Chilean Navy Conducts Tsunami Disaster Response Exercise

The evacuation exercise put a port community to the test in the Chilean Patagonia.
Guillermo Saavedra/Diálogo | 25 October 2018

Capacity Building

The Chilean Navy put to the test a port community in the Chilean Patagonia with a tsunami evacuation exercise. (Photo: Chilean Navy)

A strong earthquake struck the southern Chilean region of Aysén, with its narrow fjords and steep slopes. The tremors caused an avalanche of mountain rock into the waters off the coast of Puerto Chacabuco and triggered a tsunami alert following the abrupt movement in the ocean floor. Faced with this emergency, units of the Chilean Navy deployed to evacuate the inhabitants of the port community.

Although the tsunami warning rang, the situation was a drill to prepare the community and local port companies to cope with giant, destructive waves. The Chilean Navy conducted the exercise in early September, with the cooperation of the Navy’s Hydrographic and Oceanographic Service (SHOA, in Spanish) and the Interior Ministry’s National Emergency Office (ONEMI, in Spanish), a government agency dedicated to preventing, coordinating, and managing natural disaster information. The evacuation exercise also focused on testing alert systems and coordination among emergency agencies, the local government, and the Navy.

Hundreds of people took part in the event, including units of the Navy’s Port Captaincy in Puerto Chacabuco, members of the local Emergency Operations Committee—under ONEMI—and SHOA members. More than 230 inhabitants of the community also joined the exercise and participated in evacuation plans.

Danger zone

The scenario consisted of the “consecutive avalanche of six hills into the sea within a specific area [7 miles north of Puerto Chacabuco] due to an earthquake, which would produce a significantly large wave that would hit the city,” Chilean Navy Lieutenant Commander Felipe Rodríguez, port captain at Puerto Chacabuco, told Diálogo. “We also defined the tsunami’s potential arrival time in Puerto Chacabuco.”

Once the warning was issued, the community mobilized and proceeded to a central gathering point in town with the support of Navy units. Together, inhabitants and service members made their way to a safe place uphill.

“We established a satellite communication point, and activated the Datamar2 network [a maritime network for coordination and emergency] to link the commands of SHOA’s National Tsunami Warning System and activate the tsunami alert module of Puerto Chacabuco,” Lt. Cmdr. Rodríguez said.    

The Aysén region of southern Chile, with its narrow fjords and steep slopes, served as the backdrop for the Chilean Navy’s latest tsunami exercise. (Photo: Chilean Navy)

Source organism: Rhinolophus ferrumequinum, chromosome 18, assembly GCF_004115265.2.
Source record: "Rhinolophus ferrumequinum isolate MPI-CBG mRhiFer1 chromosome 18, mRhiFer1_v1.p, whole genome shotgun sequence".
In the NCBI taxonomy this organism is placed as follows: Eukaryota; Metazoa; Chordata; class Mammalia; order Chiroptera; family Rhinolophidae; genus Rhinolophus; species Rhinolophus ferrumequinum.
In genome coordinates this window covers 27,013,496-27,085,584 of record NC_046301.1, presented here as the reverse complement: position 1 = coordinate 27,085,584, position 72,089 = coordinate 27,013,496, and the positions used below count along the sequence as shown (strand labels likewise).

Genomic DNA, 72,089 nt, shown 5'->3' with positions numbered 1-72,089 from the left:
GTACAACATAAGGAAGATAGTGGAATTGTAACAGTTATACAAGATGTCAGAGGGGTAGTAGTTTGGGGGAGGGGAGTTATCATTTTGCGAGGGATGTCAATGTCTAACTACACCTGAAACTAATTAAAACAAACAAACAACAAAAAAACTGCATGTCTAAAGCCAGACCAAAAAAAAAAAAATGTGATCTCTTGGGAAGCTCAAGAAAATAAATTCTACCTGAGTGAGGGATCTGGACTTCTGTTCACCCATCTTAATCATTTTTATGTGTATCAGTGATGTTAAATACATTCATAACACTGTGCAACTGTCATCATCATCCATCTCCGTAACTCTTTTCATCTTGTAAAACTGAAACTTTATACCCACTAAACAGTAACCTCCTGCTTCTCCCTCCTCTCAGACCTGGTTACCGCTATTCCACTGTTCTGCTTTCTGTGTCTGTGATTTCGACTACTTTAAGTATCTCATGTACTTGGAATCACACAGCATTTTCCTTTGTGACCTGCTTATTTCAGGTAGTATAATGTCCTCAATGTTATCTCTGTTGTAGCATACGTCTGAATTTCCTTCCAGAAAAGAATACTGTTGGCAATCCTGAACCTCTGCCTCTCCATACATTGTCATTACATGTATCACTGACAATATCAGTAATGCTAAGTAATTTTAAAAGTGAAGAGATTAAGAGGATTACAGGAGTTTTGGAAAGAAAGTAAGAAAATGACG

Managers of local businesses also followed action protocols and coordinated the information received with their workers, contributing to an organized and effective evacuation. Dozens of employees from three fish farms were able to abandon their duties and gather at the evacuation point. The Navy also succeeded in contacting 30 vessels and small boats near the danger zone, allowing them to evacuate under the directions of a Navy maritime unit.

Ready for contingency

Every year, SHOA plans and conducts training in different regions of the country, including three drills with personnel from ONEMI, the Navy, and other institutions. Exercises test the performance of personnel and the population in real-time for natural disaster situations.

“As ONEMI, we tackle the topic of tsunamis through different measures at the national and local levels,” Consuelo Cornejo, head of ONEMI’s National Civil Protection Academy, told Diálogo. The measures, she said, include training, courses, and conferences. “We did internships with SHOA for years. ONEMI officials were trained there, while SHOA officials were trained at ONEMI,” Cornejo added.

A simulation such as the one in Puerto Chacabuco takes several days of planning, including briefings with local organizations to communicate the objectives, activate protocols, and provide details of real and simulated actions. Navy and ONEMI representatives also deploy in the area to make contact with the population and give out information on the radio and in local schools.

“We worry a lot about people’s security in these events,” Lt. Cmdr. Rodríguez said. “We ensure that warnings don’t cause fear or accidents among the population upon hearing the siren.”

The Chilean coast is highly susceptible to tsunamis as Chile lies on the edge of the Nazca, Antarctic, and South American tectonic plates. The risk is a constant concern for the Navy, whose experts at SHOA are leaders in disaster prevention. The experts focus on developing tools and initiatives to improve prevention capabilities and face tsunami occurrences.

“The simulation was very important, because it helped reinforce communication among maritime and port authorities who take action on the coast in case a situation like this occurs,” Lt. Cmdr. Rodríguez concluded. “We can avoid [tragedies] if procedures are carried out properly.”

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